"I am very attracted to traditional Japanese poetic phrases possessed of a strange beauty and charm, such as 'snow, moon and cherry blossoms' and 'a thousand cranes'," commented Kayama. "This may be because I grew up in Kyoto, the center of traditional art."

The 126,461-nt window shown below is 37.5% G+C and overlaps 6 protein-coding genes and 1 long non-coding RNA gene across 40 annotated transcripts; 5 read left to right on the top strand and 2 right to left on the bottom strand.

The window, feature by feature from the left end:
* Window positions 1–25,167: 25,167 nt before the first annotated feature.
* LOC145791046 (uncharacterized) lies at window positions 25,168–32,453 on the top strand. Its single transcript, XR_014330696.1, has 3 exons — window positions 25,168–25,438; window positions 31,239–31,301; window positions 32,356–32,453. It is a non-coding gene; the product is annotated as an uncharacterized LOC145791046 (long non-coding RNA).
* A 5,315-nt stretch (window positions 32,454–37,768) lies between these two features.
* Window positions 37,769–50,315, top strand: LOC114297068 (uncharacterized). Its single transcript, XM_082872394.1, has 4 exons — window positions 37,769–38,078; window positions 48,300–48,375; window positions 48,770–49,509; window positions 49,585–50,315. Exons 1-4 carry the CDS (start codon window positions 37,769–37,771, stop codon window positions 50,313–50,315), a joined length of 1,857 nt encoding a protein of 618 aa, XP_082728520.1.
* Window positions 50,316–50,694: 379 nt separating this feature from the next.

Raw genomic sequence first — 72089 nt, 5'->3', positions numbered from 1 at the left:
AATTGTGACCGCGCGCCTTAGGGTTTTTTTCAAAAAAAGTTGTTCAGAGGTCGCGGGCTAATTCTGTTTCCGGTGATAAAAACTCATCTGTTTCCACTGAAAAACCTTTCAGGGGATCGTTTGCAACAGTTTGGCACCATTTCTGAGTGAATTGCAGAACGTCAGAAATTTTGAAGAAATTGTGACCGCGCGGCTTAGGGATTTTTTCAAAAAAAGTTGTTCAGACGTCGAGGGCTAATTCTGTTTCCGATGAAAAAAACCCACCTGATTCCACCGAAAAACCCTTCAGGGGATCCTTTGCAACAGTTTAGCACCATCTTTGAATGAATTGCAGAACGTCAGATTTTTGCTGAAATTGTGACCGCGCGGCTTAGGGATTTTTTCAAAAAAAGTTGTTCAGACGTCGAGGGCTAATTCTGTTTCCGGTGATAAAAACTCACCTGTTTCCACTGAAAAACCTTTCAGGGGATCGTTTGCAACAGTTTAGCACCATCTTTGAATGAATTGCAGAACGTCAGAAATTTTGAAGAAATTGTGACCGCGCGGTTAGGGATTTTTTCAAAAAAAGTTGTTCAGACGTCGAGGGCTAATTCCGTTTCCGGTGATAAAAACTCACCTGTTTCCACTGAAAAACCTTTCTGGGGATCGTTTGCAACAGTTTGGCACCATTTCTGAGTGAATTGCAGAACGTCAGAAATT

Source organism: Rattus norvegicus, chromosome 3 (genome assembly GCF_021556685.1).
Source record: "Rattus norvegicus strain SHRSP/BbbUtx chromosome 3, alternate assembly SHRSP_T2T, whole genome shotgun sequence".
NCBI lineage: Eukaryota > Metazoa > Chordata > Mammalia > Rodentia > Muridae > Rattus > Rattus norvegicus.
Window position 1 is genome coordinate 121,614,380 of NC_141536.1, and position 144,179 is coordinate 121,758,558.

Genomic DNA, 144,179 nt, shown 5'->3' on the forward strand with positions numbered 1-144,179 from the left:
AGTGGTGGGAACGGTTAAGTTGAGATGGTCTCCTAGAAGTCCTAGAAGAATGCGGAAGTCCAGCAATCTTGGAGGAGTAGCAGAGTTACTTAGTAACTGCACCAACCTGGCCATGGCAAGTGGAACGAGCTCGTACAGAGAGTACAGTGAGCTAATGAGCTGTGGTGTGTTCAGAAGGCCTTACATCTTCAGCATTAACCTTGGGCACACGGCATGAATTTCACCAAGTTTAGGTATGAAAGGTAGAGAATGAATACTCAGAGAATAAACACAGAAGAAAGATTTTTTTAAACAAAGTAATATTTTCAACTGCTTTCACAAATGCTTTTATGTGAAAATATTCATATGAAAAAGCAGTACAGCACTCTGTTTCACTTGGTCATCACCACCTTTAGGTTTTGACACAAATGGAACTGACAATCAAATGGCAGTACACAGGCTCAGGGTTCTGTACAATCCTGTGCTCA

"The cherry tree is actually not depicted very often. There were many painted before the war, but they all seem to have a sense of melancholy about them...I believe the cherry is actually a difficult flower to depict." (National Museum of Modern Art, Tokyo, et al., Kayama Matazo ten, 1998, pp. 63, 73)